en
Stephen Hawking

A Briefer History of Time

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    Lina Pratiwije citiraoпрошле године
    Instead we use the light-year, which is the distance light travels in a year. In one second, a beam of light will travel 186,000 miles, so a light-year is a very long distance.
    exAspArkje citiraoпре 5 година
    in the nineteenth and twentieth centuries, science became too technical and mathematical for the philosophers, or anyone else except a few specialists. Philosophers reduced the scope of their inquiries so much that Wittgenstein, the most famous philosopher of the twentieth century, said, "The sole remaining task for philosophy is the analysis of language." What a comedown from the great tradition of philosophy from Aristotle to Kant!
    exAspArkje citiraoпре 5 година
    So even if we do find a complete set of basic laws, there will still be in the years ahead the intellectually challenging task of developing better approximation methods so that we can make useful predictions of the probable outcomes in complicated and realistic situations.
    exAspArkje citiraoпре 5 година
    On the other hand, seventy years ago, if Eddington is to be believed, only two people understood the general theory of relativity. Nowadays tens of thousands of university graduates do, and many millions of people are at least familiar with the idea. If a complete unified theory is discovered, it will be only a matter of time before it becomes digested and simplified in the same way and taught in schools, at least in outline.
    exAspArkje citiraoпре 5 година
    Further, the rate of progress is so rapid that what you learn at school or university is always a bit out of date. Only a few people can keep up with the rapidly advancing frontier of knowledge, and they have to devote their whole time to it and specialize in a small area. The rest of the population has little idea of the advances that are being made or the excitement they are generating.
    exAspArkje citiraoпре 5 година
    In Newton’s time, it was possible for an educated person to have a grasp of the whole of human knowledge, at least in broad strokes. But since then, the pace of the development of science has made this impossible. Because theories are always being changed to account for new observations, they are never properly digested or simplified so that ordinary people can understand them. You have to be a specialist, and even then you can only hope to have a proper grasp of a small proportion of the scientific theories.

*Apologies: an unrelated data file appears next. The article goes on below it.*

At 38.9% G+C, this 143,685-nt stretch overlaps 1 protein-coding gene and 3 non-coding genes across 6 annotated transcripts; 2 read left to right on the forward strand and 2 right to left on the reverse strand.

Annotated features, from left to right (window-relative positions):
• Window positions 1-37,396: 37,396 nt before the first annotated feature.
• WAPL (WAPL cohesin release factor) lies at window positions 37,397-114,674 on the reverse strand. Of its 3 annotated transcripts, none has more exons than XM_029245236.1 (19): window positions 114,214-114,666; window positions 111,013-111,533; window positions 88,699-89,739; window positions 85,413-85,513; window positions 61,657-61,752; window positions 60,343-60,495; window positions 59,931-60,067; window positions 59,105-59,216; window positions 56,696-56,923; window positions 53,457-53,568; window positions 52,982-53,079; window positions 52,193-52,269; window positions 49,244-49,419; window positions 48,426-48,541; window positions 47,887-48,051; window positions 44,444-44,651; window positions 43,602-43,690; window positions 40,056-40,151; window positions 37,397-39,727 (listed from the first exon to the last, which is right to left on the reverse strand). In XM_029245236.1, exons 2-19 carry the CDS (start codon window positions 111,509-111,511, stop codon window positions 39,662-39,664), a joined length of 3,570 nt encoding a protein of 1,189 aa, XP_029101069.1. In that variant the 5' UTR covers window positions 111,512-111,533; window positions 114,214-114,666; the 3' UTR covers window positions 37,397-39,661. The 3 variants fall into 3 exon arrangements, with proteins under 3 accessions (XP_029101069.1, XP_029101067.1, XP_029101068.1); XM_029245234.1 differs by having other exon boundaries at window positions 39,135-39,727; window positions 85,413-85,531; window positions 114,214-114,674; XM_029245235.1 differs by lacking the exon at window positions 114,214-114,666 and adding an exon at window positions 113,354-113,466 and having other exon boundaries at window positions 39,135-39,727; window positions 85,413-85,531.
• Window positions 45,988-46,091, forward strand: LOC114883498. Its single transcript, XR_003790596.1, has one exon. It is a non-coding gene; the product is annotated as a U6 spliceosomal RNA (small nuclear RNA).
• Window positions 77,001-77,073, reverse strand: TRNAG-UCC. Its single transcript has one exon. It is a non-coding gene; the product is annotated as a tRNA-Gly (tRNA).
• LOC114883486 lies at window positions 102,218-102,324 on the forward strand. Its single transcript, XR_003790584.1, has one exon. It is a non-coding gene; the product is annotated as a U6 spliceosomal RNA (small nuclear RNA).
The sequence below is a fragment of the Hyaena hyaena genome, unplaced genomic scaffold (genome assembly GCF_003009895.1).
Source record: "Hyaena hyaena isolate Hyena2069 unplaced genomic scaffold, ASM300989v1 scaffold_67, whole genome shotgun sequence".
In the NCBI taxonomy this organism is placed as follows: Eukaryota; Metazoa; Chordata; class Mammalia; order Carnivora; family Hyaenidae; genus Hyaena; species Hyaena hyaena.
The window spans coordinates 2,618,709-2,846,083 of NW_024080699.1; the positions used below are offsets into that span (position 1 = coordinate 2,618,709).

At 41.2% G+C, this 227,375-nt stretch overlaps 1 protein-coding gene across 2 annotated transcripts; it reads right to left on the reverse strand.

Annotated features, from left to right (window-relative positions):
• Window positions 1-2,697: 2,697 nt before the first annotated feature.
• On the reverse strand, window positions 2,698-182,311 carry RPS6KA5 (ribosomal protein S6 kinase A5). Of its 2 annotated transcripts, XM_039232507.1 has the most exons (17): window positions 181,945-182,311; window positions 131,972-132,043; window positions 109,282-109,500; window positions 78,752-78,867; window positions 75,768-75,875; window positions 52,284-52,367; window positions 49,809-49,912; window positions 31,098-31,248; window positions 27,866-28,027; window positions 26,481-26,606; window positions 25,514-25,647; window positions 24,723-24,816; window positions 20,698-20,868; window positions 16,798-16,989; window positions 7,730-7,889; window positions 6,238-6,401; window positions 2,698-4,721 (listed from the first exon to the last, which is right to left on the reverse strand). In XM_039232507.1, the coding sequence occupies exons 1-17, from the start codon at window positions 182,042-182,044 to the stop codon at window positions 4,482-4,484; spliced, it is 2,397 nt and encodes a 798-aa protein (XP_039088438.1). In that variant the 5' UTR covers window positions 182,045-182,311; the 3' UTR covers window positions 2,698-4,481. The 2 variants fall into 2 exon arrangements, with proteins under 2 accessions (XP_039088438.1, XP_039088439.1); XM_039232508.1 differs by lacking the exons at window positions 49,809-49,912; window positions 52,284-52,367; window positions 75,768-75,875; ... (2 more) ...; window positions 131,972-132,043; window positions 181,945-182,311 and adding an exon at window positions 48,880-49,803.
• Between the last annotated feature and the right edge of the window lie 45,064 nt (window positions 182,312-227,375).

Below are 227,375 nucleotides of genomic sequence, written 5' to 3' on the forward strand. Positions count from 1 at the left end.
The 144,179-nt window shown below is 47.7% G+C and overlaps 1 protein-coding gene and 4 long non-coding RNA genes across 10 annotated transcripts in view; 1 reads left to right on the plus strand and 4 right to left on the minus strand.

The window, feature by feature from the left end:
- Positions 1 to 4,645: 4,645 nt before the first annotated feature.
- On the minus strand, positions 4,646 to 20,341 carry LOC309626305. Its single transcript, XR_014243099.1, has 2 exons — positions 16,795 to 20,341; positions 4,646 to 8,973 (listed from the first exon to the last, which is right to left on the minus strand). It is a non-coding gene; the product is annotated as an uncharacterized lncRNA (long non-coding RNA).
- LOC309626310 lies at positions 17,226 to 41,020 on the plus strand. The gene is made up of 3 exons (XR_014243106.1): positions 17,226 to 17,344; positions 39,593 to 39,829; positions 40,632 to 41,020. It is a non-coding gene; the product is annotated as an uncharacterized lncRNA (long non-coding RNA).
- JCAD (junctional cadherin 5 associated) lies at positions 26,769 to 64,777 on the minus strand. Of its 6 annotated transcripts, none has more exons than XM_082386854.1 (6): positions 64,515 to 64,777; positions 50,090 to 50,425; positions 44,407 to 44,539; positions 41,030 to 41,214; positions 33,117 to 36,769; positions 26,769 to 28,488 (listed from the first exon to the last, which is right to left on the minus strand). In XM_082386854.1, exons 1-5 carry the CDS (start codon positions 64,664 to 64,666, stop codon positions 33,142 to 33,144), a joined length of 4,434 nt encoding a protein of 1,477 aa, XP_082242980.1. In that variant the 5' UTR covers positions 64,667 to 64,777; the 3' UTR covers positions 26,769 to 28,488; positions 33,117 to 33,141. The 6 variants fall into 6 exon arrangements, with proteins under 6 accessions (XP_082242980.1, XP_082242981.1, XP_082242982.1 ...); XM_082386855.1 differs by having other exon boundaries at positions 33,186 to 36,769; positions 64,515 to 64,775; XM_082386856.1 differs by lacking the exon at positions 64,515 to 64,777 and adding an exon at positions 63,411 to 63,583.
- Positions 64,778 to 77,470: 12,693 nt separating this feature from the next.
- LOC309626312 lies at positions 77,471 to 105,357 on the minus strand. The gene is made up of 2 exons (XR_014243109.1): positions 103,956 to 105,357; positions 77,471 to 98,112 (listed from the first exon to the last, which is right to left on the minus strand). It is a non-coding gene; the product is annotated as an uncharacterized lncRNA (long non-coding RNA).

exAspArkje citiraoпре 5 година
    What this seems to indicate is that there is a sort of democracy (in the sense of having equal voices) among supergravity, string, and p-brane theories: they seem to fit together, but none can be said to be more fundamental than the others. Instead they all appear to be different approximations to some more fundamental theory, each valid in different situations.
    exAspArkje citiraoпре 5 година
    String theories, however, have a bigger problem: they seem to be consistent only if space-time has either ten or twenty-six dimensions, instead of the usual four!
    exAspArkje citiraoпре 5 година
    Some go much further and propose a strong version of the principle. According to this theory, there are either many different universes or many different regions of a single universe, each with its own initial configuration and, perhaps, with its own set of laws of science. In most of these universes the conditions would not be right for the development of complicated organisms; only in the few universes that are like ours would intelligent beings develop and ask the question, "Why is the universe the way we see it?" The answer is then simple: if it had been different, we would not be here!
    exAspArkje citiraoпре 5 година
    Presumably, in the very early universe all the dimensions would have been very curved. Why did one time dimension and three space dimensions flatten out, while the other dimensions remain tightly curled up?
    exAspArkje citiraoпре 5 година
    Why don’t we notice all these extra dimensions if they are really there? Why do we see only three space dimensions and one time dimension?
    exAspArkje citiraoпре 5 година
    The main difficulty in finding a theory that unifies gravity with the other forces is that the theory of gravity—general relativity—is the only one that is not a quantum theory: it does not take into account the uncertainty principle.
    exAspArkje citiraoпре 5 година
    the discovery that the speed of light appeared the same to every observer, no matter how he was moving, led to the theory of relativity—and the abandoning of the idea that there was a unique absolute time.
    exAspArkje citiraoпре 5 година
    Newton’s laws of motion put an end to the idea of absolute position in space. We have now seen how the theory of relativity gets rid of absolute time.
    exAspArkje citiraoпре 5 година
    If, say, the sun suddenly disappeared, Maxwell’s theory tells us that the earth wouldn’t get dark for about another eight minutes (since that is how long it takes light to reach us from the sun) but, according to Newtonian gravity, the earth would immediately cease to feel the sun’s attraction and fly out of orbit. The gravitational effect of the disappearance of the sun would thus have reached us with infinite speed, instead of at or below the speed of light, as the special theory of relativity required.
    exAspArkje citiraoпре 5 година
    Einstein’s 1905 theory of relativity is called special relativity. That is because, though it was very successful in explaining that the speed of light was the same to all observers and in explaining what happens when things move at speeds close to the speed of light, it was inconsistent with the Newtonian theory of gravity.
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